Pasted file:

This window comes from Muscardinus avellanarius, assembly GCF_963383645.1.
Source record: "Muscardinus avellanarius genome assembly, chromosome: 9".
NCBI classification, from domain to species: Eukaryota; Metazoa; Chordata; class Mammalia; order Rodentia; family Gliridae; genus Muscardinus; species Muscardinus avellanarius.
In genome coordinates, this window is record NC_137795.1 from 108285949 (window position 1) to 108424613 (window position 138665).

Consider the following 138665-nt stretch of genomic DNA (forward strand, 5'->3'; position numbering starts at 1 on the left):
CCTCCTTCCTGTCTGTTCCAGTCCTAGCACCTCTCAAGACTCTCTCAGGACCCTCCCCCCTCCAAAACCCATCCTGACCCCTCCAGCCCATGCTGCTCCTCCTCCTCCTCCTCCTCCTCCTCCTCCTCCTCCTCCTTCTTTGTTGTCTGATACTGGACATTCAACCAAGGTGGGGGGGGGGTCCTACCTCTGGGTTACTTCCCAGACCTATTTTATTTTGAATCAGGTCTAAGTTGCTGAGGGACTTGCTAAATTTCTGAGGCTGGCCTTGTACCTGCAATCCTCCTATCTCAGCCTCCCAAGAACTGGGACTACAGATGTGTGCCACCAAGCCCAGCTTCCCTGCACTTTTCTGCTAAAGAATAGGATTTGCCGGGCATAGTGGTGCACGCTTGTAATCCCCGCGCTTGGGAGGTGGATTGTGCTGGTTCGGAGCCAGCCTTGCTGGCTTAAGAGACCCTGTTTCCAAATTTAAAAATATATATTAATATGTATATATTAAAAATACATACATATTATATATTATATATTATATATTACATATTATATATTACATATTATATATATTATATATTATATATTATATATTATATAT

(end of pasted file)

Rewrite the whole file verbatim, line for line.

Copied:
This window comes from Muscardinus avellanarius, assembly GCF_963383645.1.
Source record: "Muscardinus avellanarius genome assembly, chromosome: 9".
NCBI classification, from domain to species: Eukaryota; Metazoa; Chordata; class Mammalia; order Rodentia; family Gliridae; genus Muscardinus; species Muscardinus avellanarius.
In genome coordinates, this window is record NC_137795.1 from 108285949 (window position 1) to 108424613 (window position 138665).

Consider the following 138665-nt stretch of genomic DNA (forward strand, 5'->3'; position numbering starts at 1 on the left):
CCTCCTTCCTGTCTGTTCCAGTCCTAGCACCTCTCAAGACTCTCTCAGGACCCTCCCCCCTCCAAAACCCATCCTGACCCCTCCAGCCCATGCTGCTCCTCCTCCTCCTCCTCCTCCTCCTCCTCCTCCTCCTCCTTCTTTGTTGTCTGATACTGGACATTCAACCAAGGTGGGGGGGGGGTCCTACCTCTGGGTTACTTCCCAGACCTATTTTATTTTGAATCAGGTCTAAGTTGCTGAGGGACTTGCTAAATTTCTGAGGCTGGCCTTGTACCTGCAATCCTCCTATCTCAGCCTCCCAAGAACTGGGACTACAGATGTGTGCCACCAAGCCCAGCTTCCCTGCACTTTTCTGCTAAAGAATAGGATTTGCCGGGCATAGTGGTGCACGCTTGTAATCCCCGCGCTTGGGAGGTGGATTGTGCTGGTTCGGAGCCAGCCTTGCTGGCTTAAGAGACCCTGTTTCCAAATTTAAAAATATATATTAATATGTATATATTAAAAATACATACATATTATATATTATATATTATATATTACATATTATATATTACATATTATATATATTATATATTATATATTATATATTATATAT